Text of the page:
TUPE Explained: Transfer Teams Between Different Employers

July 18, 2022

There is nothing quite like TUPE to send lawyers and HR professionals alike scrambling for cover. Who knew a simple acronym could have even the most seasoned advisor shaking in their boots? It seems to appear randomly within service contracts, it always crops up when buying and selling a business… so what even is it? It is time to tackle the good, the bad and the ugly of TUPE.

What does TUPE mean?

  • Full name: Transfer of Undertaking (Protection of Employment) Regulations 2006
  • What is its purpose? TUPE – easy to say (except by those who refer to it as toupee, which is a completely different sort of protection) but difficult to understand. It helps to see the full name to remind ourselves that this about protecting employees. Broadly, TUPE provides protection for employees when the business they’re employed by changes ownership or there is a change in service provider in relation to activities that they have been carrying out.
  • The TUPE regulations came in to implement European legislation. It was first introduced in 1981, with the more recent regulations of 2006 replacing the original regulations. There have been further updates since but let's not get bogged down in all of that for now.

When does TUPE apply?

TUPE applies in 2 cases:

Business transfer

  1. This is when the assets of a business are sold.
  2. TUPE does not apply in the case of a share sale. Where there is a share sale the company continues to exist, and the employees simply continue to be employed by the original company.

Unfortunately, the precise circumstances when TUPE will apply for an asset transfer are not entirely straightforward. They involve an “economic entity”, a transfer of that economic entity, and the entity retaining its identity after the transfer. So obviously, this then results in several follow up questions.  

  • What do you mean by an “economic entity”?  
  • What would qualify as a transfer?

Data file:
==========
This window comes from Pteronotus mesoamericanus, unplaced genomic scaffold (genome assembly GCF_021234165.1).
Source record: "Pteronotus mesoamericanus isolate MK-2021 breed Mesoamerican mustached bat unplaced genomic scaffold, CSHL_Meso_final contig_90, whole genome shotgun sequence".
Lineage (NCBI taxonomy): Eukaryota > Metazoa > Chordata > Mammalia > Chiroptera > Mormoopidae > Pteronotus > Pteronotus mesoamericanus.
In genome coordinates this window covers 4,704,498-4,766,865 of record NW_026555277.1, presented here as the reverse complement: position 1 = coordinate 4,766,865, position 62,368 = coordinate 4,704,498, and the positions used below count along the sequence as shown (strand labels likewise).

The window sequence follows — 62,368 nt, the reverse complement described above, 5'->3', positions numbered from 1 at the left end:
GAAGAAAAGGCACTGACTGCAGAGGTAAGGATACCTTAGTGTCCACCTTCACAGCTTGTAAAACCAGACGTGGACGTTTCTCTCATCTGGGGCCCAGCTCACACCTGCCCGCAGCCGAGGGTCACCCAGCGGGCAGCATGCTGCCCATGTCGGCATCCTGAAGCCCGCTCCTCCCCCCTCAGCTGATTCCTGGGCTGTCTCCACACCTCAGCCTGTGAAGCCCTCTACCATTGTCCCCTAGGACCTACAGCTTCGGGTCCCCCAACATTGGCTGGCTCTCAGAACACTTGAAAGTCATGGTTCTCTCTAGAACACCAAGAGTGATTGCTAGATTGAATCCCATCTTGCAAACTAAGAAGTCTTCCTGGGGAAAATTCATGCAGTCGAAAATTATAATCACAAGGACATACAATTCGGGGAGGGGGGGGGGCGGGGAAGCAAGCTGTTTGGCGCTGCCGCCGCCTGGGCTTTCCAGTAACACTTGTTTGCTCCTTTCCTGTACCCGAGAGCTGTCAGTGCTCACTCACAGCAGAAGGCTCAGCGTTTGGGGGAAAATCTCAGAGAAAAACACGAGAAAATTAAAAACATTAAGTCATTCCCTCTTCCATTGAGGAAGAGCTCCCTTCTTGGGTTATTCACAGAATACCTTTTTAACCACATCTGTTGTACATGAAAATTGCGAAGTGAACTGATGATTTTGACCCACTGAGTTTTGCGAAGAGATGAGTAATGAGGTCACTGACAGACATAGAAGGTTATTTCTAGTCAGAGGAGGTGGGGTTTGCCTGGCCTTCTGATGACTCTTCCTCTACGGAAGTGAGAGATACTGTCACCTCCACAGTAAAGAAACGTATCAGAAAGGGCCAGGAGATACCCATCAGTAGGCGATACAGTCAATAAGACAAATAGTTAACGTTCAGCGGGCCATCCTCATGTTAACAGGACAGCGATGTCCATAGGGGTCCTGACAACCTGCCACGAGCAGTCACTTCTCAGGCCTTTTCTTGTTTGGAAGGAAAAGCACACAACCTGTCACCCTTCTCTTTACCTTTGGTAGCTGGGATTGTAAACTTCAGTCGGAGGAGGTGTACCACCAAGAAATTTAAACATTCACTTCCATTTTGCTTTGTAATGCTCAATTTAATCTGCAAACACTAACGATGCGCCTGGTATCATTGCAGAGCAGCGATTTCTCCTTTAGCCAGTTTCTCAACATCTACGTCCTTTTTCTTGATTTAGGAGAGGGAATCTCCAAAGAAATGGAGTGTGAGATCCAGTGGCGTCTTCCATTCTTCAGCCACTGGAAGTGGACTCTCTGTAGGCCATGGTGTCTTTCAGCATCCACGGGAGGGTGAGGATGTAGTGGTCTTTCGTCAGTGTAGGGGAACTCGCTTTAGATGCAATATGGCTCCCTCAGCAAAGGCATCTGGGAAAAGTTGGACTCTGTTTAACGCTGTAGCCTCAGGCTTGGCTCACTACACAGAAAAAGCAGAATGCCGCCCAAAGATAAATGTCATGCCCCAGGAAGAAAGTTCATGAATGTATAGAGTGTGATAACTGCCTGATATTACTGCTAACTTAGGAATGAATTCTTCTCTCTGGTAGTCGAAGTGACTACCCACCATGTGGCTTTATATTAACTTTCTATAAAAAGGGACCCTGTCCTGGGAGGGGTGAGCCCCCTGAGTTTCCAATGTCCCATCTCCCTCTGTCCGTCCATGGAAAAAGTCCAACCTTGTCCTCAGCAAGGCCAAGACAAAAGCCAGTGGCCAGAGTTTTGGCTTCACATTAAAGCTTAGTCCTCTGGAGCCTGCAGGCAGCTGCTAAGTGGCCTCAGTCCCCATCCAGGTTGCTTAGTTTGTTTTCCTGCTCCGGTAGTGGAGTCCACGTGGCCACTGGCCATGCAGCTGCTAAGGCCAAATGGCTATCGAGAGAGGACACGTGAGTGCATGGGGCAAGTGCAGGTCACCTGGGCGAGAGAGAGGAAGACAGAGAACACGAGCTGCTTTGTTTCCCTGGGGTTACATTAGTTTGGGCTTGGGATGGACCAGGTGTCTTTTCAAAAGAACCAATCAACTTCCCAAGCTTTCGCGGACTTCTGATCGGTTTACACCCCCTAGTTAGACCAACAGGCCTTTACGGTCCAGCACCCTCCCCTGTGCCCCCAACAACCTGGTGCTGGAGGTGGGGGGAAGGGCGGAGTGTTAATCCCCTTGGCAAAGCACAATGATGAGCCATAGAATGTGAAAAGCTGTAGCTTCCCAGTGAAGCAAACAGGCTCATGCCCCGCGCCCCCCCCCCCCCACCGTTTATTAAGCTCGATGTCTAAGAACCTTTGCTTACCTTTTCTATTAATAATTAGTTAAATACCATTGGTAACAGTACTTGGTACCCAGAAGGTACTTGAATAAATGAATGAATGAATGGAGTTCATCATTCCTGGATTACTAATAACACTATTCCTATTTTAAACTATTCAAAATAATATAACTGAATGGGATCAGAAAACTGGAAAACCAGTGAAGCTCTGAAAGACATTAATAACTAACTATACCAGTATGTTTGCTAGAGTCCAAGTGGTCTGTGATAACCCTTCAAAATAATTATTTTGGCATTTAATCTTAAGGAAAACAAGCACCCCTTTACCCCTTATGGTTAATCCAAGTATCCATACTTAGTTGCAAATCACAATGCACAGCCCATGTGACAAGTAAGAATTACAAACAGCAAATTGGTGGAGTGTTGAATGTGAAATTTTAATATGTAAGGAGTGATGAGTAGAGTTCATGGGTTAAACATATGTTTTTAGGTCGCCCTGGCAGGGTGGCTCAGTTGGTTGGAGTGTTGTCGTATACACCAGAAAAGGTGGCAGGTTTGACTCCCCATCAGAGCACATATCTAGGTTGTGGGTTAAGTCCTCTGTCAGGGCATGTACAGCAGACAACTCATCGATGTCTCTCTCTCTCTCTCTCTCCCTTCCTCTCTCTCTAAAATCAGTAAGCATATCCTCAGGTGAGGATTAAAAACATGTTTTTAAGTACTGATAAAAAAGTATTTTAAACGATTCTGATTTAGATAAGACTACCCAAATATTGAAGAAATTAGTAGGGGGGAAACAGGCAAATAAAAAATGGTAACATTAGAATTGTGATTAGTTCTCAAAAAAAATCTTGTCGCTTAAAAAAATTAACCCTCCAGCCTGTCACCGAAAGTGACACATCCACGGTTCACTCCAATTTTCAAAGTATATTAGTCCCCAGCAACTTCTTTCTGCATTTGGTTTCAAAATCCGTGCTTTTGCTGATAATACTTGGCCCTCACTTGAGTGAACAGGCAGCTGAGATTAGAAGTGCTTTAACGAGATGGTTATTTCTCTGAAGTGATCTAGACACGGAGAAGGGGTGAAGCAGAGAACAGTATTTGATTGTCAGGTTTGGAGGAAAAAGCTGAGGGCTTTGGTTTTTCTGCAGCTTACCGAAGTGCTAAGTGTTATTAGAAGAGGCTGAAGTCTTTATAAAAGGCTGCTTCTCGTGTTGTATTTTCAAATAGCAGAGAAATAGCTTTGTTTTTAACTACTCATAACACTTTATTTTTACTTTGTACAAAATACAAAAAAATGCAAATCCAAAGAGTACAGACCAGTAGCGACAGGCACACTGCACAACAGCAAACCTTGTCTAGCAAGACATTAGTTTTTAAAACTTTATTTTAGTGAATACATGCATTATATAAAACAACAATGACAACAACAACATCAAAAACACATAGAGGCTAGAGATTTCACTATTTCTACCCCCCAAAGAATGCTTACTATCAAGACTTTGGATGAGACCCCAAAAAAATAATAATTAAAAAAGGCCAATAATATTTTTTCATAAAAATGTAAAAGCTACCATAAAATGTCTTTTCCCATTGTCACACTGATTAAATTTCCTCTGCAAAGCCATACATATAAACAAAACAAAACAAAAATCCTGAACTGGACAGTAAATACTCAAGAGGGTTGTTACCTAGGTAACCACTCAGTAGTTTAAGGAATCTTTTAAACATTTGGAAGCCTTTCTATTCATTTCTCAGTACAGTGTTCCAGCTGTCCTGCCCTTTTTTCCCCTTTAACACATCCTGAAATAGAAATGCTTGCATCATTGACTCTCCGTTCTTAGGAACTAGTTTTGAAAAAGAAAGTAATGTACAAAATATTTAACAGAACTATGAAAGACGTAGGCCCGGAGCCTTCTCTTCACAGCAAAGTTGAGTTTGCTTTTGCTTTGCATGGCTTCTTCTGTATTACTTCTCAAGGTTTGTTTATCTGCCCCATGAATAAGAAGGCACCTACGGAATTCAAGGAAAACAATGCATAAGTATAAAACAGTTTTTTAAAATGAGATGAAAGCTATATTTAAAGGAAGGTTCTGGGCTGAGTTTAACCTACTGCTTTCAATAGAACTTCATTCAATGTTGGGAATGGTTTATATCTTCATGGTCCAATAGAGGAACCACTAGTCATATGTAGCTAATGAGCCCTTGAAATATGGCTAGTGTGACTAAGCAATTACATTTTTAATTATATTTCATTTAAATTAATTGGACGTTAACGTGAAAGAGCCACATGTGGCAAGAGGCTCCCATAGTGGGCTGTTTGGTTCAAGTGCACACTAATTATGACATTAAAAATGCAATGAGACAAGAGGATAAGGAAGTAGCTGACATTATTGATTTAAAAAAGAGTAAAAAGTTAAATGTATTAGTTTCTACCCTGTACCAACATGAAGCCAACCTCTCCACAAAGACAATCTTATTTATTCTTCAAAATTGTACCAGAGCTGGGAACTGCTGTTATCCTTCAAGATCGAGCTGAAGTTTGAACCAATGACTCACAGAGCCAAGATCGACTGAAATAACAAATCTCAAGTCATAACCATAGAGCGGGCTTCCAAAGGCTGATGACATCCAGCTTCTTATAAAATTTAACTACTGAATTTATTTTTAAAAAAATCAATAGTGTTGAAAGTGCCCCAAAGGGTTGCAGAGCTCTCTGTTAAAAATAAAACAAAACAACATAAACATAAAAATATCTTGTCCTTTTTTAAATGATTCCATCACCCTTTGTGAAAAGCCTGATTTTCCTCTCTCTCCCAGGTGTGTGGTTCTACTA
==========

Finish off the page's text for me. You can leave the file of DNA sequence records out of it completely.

• What exactly is an “identity” in this context?  
  • And how on earth do we decide if the entity has “retained that identity”?!    

Well, to be honest, that’s where you need to get some advice because, surprise, surprise there’s no simple tick list answer and it will depend on the specific circumstances.

Service Provision Changes

There are 3 situations where there has been a service provision change and TUPE might apply:

2.Changing contractor;
3.Bringing service in-house.

Naturally, as with an asset transfer, it’s not entirely straightforward! TUPE won’t apply every time you decide to outsource a service.  For TUPE to apply, you need:

  • An organised group of employees.
  • The services to be carried out afterwards to be "fundamentally or essentially the same" as those carried on before the transfer.
  • The transferring contract should not be wholly or mainly for the supply of goods for the client's use.
  • The activities should not be carried out "in connection with a single specific event or a task of short-term duration".

So, unfortunately, again we’d suggest you get advice to confirm whether or not TUPE might apply when you decide you’re going to change the company who is currently supplying your cleaners.  

What does TUPE do?

  • The employees “transfer” from being employed by the original company (the one selling its assets or who originally provided the service) (the transferor) to being employed by the new company (the transferee).
  • It’s as if the transferred employees have always been employed by the new employer.
  • The new employer gets the good, the bad and the ugly – in other words: They get all of the great staff that are a huge asset, but they also get “that” member of staff!  You know, the one who is persistently late and is always whining about something. Equally, if you’ve decided to switch cleaning companies because you’re not happy with the current service, you could find yourself stuck with the same cleaners after you’ve changed service provider.